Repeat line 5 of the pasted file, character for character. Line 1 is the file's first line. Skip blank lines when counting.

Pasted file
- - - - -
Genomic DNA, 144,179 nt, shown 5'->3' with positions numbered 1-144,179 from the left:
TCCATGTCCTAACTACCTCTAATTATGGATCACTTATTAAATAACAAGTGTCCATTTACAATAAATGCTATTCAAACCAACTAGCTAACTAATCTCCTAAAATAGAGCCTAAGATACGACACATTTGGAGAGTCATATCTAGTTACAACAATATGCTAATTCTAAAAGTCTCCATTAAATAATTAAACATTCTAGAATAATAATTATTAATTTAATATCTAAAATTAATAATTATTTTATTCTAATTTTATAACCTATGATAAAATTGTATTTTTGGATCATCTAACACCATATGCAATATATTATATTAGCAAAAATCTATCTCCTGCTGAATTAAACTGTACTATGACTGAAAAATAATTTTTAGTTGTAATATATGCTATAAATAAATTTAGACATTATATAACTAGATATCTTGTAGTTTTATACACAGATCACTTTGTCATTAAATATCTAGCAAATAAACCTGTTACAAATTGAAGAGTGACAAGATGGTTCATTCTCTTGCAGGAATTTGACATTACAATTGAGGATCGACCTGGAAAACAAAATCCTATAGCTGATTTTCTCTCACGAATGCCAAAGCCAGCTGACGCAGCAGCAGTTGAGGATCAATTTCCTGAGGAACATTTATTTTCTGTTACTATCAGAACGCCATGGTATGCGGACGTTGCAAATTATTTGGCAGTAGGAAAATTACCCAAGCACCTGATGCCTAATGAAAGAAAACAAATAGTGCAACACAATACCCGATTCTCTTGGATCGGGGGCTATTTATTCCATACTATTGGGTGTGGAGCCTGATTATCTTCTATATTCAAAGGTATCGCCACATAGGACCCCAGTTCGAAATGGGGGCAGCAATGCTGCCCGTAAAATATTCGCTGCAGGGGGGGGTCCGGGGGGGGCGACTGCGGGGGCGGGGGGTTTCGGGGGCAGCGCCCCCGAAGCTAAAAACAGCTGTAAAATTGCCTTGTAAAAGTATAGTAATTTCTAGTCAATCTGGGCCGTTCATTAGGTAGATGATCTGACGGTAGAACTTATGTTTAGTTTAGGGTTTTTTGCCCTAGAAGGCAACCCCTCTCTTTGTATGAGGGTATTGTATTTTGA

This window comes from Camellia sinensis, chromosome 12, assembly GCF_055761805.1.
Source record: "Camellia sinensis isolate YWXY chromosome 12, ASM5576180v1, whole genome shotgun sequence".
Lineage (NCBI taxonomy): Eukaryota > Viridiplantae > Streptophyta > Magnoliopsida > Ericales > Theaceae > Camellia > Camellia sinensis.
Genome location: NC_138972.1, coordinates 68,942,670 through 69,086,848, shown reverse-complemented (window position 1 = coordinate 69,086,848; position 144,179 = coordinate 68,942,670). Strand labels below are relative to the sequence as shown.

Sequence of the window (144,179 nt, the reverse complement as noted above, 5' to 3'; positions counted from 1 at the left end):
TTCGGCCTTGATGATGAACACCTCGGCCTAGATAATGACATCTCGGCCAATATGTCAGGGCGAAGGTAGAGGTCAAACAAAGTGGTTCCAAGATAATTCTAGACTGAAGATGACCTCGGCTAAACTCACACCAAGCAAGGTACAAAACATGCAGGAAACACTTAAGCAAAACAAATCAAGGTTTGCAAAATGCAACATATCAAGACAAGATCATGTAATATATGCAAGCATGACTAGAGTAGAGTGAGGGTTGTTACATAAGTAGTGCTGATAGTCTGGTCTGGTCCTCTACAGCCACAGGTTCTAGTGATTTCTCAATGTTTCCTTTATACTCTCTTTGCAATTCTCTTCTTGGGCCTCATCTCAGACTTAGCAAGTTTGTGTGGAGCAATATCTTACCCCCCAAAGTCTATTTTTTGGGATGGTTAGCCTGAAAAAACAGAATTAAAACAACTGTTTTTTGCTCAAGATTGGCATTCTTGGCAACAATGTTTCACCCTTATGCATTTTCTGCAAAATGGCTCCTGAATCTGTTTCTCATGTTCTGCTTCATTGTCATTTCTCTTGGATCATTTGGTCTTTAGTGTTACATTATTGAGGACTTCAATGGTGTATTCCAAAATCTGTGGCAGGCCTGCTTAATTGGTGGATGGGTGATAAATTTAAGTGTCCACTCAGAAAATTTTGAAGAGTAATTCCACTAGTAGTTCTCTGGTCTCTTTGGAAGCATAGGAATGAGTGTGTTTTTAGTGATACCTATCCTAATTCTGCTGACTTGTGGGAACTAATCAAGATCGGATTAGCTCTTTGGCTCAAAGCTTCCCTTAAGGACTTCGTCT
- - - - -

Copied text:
Lineage (NCBI taxonomy): Eukaryota > Viridiplantae > Streptophyta > Magnoliopsida > Ericales > Theaceae > Camellia > Camellia sinensis.